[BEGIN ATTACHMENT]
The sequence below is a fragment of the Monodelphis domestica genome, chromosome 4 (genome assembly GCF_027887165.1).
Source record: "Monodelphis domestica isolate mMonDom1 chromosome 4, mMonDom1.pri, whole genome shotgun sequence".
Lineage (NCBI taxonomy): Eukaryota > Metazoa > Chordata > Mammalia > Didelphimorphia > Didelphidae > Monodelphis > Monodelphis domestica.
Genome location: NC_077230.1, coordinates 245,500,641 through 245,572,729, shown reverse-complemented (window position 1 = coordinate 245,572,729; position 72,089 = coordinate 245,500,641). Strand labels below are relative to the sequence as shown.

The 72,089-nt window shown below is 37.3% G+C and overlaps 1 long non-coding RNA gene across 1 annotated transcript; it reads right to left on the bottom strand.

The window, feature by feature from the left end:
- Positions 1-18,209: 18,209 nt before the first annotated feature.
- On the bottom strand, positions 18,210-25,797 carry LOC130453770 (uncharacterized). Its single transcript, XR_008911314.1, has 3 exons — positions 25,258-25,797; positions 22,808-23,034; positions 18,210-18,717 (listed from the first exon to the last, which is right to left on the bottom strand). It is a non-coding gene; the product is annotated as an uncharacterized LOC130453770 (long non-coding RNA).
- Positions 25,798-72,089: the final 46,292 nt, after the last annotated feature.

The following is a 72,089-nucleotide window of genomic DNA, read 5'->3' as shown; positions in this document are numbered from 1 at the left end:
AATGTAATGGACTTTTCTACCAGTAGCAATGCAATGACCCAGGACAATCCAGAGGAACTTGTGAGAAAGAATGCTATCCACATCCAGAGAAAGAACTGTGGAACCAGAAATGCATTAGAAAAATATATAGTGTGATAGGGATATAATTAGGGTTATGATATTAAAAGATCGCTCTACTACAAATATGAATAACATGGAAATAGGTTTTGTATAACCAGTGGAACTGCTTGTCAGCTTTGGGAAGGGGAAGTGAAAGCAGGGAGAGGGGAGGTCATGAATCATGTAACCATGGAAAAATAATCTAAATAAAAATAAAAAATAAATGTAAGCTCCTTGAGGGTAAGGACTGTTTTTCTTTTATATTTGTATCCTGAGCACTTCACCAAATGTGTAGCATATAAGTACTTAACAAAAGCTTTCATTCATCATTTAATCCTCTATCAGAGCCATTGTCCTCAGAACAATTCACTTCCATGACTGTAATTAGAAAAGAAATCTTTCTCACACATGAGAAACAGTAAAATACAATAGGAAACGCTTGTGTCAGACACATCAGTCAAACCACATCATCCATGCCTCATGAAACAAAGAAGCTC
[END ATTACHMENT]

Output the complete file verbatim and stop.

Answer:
The sequence below is a fragment of the Monodelphis domestica genome, chromosome 4 (genome assembly GCF_027887165.1).
Source record: "Monodelphis domestica isolate mMonDom1 chromosome 4, mMonDom1.pri, whole genome shotgun sequence".
Lineage (NCBI taxonomy): Eukaryota > Metazoa > Chordata > Mammalia > Didelphimorphia > Didelphidae > Monodelphis > Monodelphis domestica.
Genome location: NC_077230.1, coordinates 245,500,641 through 245,572,729, shown reverse-complemented (window position 1 = coordinate 245,572,729; position 72,089 = coordinate 245,500,641). Strand labels below are relative to the sequence as shown.

The 72,089-nt window shown below is 37.3% G+C and overlaps 1 long non-coding RNA gene across 1 annotated transcript; it reads right to left on the bottom strand.

The window, feature by feature from the left end:
- Positions 1-18,209: 18,209 nt before the first annotated feature.
- On the bottom strand, positions 18,210-25,797 carry LOC130453770 (uncharacterized). Its single transcript, XR_008911314.1, has 3 exons — positions 25,258-25,797; positions 22,808-23,034; positions 18,210-18,717 (listed from the first exon to the last, which is right to left on the bottom strand). It is a non-coding gene; the product is annotated as an uncharacterized LOC130453770 (long non-coding RNA).
- Positions 25,798-72,089: the final 46,292 nt, after the last annotated feature.

The following is a 72,089-nucleotide window of genomic DNA, read 5'->3' as shown; positions in this document are numbered from 1 at the left end:
AATGTAATGGACTTTTCTACCAGTAGCAATGCAATGACCCAGGACAATCCAGAGGAACTTGTGAGAAAGAATGCTATCCACATCCAGAGAAAGAACTGTGGAACCAGAAATGCATTAGAAAAATATATAGTGTGATAGGGATATAATTAGGGTTATGATATTAAAAGATCGCTCTACTACAAATATGAATAACATGGAAATAGGTTTTGTATAACCAGTGGAACTGCTTGTCAGCTTTGGGAAGGGGAAGTGAAAGCAGGGAGAGGGGAGGTCATGAATCATGTAACCATGGAAAAATAATCTAAATAAAAATAAAAAATAAATGTAAGCTCCTTGAGGGTAAGGACTGTTTTTCTTTTATATTTGTATCCTGAGCACTTCACCAAATGTGTAGCATATAAGTACTTAACAAAAGCTTTCATTCATCATTTAATCCTCTATCAGAGCCATTGTCCTCAGAACAATTCACTTCCATGACTGTAATTAGAAAAGAAATCTTTCTCACACATGAGAAACAGTAAAATACAATAGGAAACGCTTGTGTCAGACACATCAGTCAAACCACATCATCCATGCCTCATGAAACAAAGAAGCTC